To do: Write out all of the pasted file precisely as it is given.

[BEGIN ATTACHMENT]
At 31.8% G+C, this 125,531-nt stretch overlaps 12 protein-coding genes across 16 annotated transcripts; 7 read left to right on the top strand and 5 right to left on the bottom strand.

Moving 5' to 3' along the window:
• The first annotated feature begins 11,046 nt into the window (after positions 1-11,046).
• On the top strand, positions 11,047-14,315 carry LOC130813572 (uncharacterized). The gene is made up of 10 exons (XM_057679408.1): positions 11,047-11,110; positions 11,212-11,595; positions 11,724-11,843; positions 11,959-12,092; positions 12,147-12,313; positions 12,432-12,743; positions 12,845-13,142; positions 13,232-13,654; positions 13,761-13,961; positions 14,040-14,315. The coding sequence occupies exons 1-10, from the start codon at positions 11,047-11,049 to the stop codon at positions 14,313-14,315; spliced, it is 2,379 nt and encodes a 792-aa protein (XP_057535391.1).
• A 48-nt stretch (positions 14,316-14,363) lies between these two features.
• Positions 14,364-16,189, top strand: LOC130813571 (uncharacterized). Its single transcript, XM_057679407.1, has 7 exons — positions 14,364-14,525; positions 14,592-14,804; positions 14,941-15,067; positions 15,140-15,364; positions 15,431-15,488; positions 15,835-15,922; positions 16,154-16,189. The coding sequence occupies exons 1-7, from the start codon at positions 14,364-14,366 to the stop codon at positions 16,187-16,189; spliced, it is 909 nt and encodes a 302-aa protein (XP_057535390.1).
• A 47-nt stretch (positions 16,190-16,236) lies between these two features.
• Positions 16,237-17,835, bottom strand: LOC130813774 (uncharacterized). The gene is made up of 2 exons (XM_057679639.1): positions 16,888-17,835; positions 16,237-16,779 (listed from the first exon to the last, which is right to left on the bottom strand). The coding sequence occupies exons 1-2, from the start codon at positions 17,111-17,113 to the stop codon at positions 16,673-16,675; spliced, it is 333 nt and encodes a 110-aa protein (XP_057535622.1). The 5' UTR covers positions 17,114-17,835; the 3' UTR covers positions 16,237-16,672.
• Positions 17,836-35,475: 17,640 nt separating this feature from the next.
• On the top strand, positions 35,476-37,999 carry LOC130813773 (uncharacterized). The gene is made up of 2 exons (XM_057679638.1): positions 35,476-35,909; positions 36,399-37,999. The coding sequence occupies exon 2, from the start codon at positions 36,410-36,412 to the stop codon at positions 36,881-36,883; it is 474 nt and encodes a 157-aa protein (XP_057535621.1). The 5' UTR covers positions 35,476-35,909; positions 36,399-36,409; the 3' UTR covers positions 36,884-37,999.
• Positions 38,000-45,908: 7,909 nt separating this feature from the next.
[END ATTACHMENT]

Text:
At 31.8% G+C, this 125,531-nt stretch overlaps 12 protein-coding genes across 16 annotated transcripts; 7 read left to right on the top strand and 5 right to left on the bottom strand.

Moving 5' to 3' along the window:
• The first annotated feature begins 11,046 nt into the window (after positions 1-11,046).
• On the top strand, positions 11,047-14,315 carry LOC130813572 (uncharacterized). The gene is made up of 10 exons (XM_057679408.1): positions 11,047-11,110; positions 11,212-11,595; positions 11,724-11,843; positions 11,959-12,092; positions 12,147-12,313; positions 12,432-12,743; positions 12,845-13,142; positions 13,232-13,654; positions 13,761-13,961; positions 14,040-14,315. The coding sequence occupies exons 1-10, from the start codon at positions 11,047-11,049 to the stop codon at positions 14,313-14,315; spliced, it is 2,379 nt and encodes a 792-aa protein (XP_057535391.1).
• A 48-nt stretch (positions 14,316-14,363) lies between these two features.
• Positions 14,364-16,189, top strand: LOC130813571 (uncharacterized). Its single transcript, XM_057679407.1, has 7 exons — positions 14,364-14,525; positions 14,592-14,804; positions 14,941-15,067; positions 15,140-15,364; positions 15,431-15,488; positions 15,835-15,922; positions 16,154-16,189. The coding sequence occupies exons 1-7, from the start codon at positions 14,364-14,366 to the stop codon at positions 16,187-16,189; spliced, it is 909 nt and encodes a 302-aa protein (XP_057535390.1).
• A 47-nt stretch (positions 16,190-16,236) lies between these two features.
• Positions 16,237-17,835, bottom strand: LOC130813774 (uncharacterized). The gene is made up of 2 exons (XM_057679639.1): positions 16,888-17,835; positions 16,237-16,779 (listed from the first exon to the last, which is right to left on the bottom strand). The coding sequence occupies exons 1-2, from the start codon at positions 17,111-17,113 to the stop codon at positions 16,673-16,675; spliced, it is 333 nt and encodes a 110-aa protein (XP_057535622.1). The 5' UTR covers positions 17,114-17,835; the 3' UTR covers positions 16,237-16,672.
• Positions 17,836-35,475: 17,640 nt separating this feature from the next.
• On the top strand, positions 35,476-37,999 carry LOC130813773 (uncharacterized). The gene is made up of 2 exons (XM_057679638.1): positions 35,476-35,909; positions 36,399-37,999. The coding sequence occupies exon 2, from the start codon at positions 36,410-36,412 to the stop codon at positions 36,881-36,883; it is 474 nt and encodes a 157-aa protein (XP_057535621.1). The 5' UTR covers positions 35,476-35,909; positions 36,399-36,409; the 3' UTR covers positions 36,884-37,999.
• Positions 38,000-45,908: 7,909 nt separating this feature from the next.